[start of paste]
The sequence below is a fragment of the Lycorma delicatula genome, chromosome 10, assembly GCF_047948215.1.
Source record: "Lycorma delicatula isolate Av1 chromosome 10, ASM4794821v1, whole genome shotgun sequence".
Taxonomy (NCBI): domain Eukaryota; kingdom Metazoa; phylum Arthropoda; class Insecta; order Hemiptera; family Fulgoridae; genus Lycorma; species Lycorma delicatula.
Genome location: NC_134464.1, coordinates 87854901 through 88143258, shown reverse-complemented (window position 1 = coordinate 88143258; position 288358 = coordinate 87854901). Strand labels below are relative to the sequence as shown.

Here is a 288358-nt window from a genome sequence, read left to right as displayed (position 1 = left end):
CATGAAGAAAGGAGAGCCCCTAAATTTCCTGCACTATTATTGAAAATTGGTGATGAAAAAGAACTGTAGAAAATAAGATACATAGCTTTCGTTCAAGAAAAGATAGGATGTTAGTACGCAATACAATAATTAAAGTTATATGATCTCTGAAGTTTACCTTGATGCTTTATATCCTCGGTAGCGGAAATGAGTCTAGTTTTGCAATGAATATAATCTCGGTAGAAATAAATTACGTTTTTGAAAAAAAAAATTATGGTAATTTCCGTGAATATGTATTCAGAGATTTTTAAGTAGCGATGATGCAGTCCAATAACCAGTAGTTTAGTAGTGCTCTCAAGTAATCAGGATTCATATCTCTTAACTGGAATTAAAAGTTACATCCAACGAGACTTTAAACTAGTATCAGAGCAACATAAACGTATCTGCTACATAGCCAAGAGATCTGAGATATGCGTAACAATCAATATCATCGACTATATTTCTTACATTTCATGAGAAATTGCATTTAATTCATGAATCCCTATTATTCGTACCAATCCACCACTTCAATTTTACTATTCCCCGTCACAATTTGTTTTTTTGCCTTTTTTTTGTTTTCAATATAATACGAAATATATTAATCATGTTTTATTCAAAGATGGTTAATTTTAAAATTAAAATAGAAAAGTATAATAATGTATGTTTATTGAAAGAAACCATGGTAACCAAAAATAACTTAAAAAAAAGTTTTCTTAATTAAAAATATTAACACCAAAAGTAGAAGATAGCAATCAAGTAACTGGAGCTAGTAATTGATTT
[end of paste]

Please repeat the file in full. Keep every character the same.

The sequence below is a fragment of the Lycorma delicatula genome, chromosome 10, assembly GCF_047948215.1.
Source record: "Lycorma delicatula isolate Av1 chromosome 10, ASM4794821v1, whole genome shotgun sequence".
Taxonomy (NCBI): domain Eukaryota; kingdom Metazoa; phylum Arthropoda; class Insecta; order Hemiptera; family Fulgoridae; genus Lycorma; species Lycorma delicatula.
Genome location: NC_134464.1, coordinates 87854901 through 88143258, shown reverse-complemented (window position 1 = coordinate 88143258; position 288358 = coordinate 87854901). Strand labels below are relative to the sequence as shown.

Here is a 288358-nt window from a genome sequence, read left to right as displayed (position 1 = left end):
CATGAAGAAAGGAGAGCCCCTAAATTTCCTGCACTATTATTGAAAATTGGTGATGAAAAAGAACTGTAGAAAATAAGATACATAGCTTTCGTTCAAGAAAAGATAGGATGTTAGTACGCAATACAATAATTAAAGTTATATGATCTCTGAAGTTTACCTTGATGCTTTATATCCTCGGTAGCGGAAATGAGTCTAGTTTTGCAATGAATATAATCTCGGTAGAAATAAATTACGTTTTTGAAAAAAAAAATTATGGTAATTTCCGTGAATATGTATTCAGAGATTTTTAAGTAGCGATGATGCAGTCCAATAACCAGTAGTTTAGTAGTGCTCTCAAGTAATCAGGATTCATATCTCTTAACTGGAATTAAAAGTTACATCCAACGAGACTTTAAACTAGTATCAGAGCAACATAAACGTATCTGCTACATAGCCAAGAGATCTGAGATATGCGTAACAATCAATATCATCGACTATATTTCTTACATTTCATGAGAAATTGCATTTAATTCATGAATCCCTATTATTCGTACCAATCCACCACTTCAATTTTACTATTCCCCGTCACAATTTGTTTTTTTGCCTTTTTTTTGTTTTCAATATAATACGAAATATATTAATCATGTTTTATTCAAAGATGGTTAATTTTAAAATTAAAATAGAAAAGTATAATAATGTATGTTTATTGAAAGAAACCATGGTAACCAAAAATAACTTAAAAAAAAGTTTTCTTAATTAAAAATATTAACACCAAAAGTAGAAGATAGCAATCAAGTAACTGGAGCTAGTAATTGATTT